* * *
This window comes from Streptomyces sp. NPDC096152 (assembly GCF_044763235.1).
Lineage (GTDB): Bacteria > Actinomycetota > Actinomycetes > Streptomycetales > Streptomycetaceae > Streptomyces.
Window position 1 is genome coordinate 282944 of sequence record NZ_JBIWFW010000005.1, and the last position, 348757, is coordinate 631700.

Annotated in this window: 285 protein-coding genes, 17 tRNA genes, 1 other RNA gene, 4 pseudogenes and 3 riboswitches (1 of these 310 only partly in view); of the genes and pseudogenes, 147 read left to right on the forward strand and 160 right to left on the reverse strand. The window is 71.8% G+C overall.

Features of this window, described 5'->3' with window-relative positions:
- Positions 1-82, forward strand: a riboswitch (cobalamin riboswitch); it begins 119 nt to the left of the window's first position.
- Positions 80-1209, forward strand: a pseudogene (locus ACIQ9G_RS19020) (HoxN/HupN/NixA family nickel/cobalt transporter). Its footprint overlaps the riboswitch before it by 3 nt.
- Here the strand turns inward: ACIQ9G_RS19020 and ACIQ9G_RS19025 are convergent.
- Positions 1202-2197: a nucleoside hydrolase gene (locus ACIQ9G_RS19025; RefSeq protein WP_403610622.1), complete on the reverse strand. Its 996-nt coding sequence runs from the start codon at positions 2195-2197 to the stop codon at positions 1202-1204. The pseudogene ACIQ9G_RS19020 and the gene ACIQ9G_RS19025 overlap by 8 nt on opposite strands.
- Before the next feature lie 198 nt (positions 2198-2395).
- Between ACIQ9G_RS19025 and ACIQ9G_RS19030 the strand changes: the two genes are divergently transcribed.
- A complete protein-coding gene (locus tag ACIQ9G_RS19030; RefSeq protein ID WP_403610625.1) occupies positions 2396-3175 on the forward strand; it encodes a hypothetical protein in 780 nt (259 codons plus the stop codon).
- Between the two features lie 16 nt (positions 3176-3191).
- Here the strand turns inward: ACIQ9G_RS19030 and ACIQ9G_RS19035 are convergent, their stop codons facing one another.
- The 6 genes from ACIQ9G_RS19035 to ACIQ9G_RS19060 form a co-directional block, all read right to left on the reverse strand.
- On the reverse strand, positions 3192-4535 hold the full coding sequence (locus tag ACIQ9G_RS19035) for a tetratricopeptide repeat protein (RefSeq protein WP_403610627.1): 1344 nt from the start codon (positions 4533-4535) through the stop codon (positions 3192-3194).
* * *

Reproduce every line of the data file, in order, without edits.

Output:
This window comes from Streptomyces sp. NPDC096152 (assembly GCF_044763235.1).
Lineage (GTDB): Bacteria > Actinomycetota > Actinomycetes > Streptomycetales > Streptomycetaceae > Streptomyces.
Window position 1 is genome coordinate 282944 of sequence record NZ_JBIWFW010000005.1, and the last position, 348757, is coordinate 631700.

Annotated in this window: 285 protein-coding genes, 17 tRNA genes, 1 other RNA gene, 4 pseudogenes and 3 riboswitches (1 of these 310 only partly in view); of the genes and pseudogenes, 147 read left to right on the forward strand and 160 right to left on the reverse strand. The window is 71.8% G+C overall.

Features of this window, described 5'->3' with window-relative positions:
- Positions 1-82, forward strand: a riboswitch (cobalamin riboswitch); it begins 119 nt to the left of the window's first position.
- Positions 80-1209, forward strand: a pseudogene (locus ACIQ9G_RS19020) (HoxN/HupN/NixA family nickel/cobalt transporter). Its footprint overlaps the riboswitch before it by 3 nt.
- Here the strand turns inward: ACIQ9G_RS19020 and ACIQ9G_RS19025 are convergent.
- Positions 1202-2197: a nucleoside hydrolase gene (locus ACIQ9G_RS19025; RefSeq protein WP_403610622.1), complete on the reverse strand. Its 996-nt coding sequence runs from the start codon at positions 2195-2197 to the stop codon at positions 1202-1204. The pseudogene ACIQ9G_RS19020 and the gene ACIQ9G_RS19025 overlap by 8 nt on opposite strands.
- Before the next feature lie 198 nt (positions 2198-2395).
- Between ACIQ9G_RS19025 and ACIQ9G_RS19030 the strand changes: the two genes are divergently transcribed.
- A complete protein-coding gene (locus tag ACIQ9G_RS19030; RefSeq protein ID WP_403610625.1) occupies positions 2396-3175 on the forward strand; it encodes a hypothetical protein in 780 nt (259 codons plus the stop codon).
- Between the two features lie 16 nt (positions 3176-3191).
- Here the strand turns inward: ACIQ9G_RS19030 and ACIQ9G_RS19035 are convergent, their stop codons facing one another.
- The 6 genes from ACIQ9G_RS19035 to ACIQ9G_RS19060 form a co-directional block, all read right to left on the reverse strand.
- On the reverse strand, positions 3192-4535 hold the full coding sequence (locus tag ACIQ9G_RS19035) for a tetratricopeptide repeat protein (RefSeq protein WP_403610627.1): 1344 nt from the start codon (positions 4533-4535) through the stop codon (positions 3192-3194).